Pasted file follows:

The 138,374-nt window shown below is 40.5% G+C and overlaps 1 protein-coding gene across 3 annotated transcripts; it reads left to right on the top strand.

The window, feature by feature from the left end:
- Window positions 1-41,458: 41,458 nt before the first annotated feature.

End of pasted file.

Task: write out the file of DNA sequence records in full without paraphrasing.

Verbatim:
The 138,374-nt window shown below is 40.5% G+C and overlaps 1 protein-coding gene across 3 annotated transcripts; it reads left to right on the top strand.

The window, feature by feature from the left end:
- Window positions 1-41,458: 41,458 nt before the first annotated feature.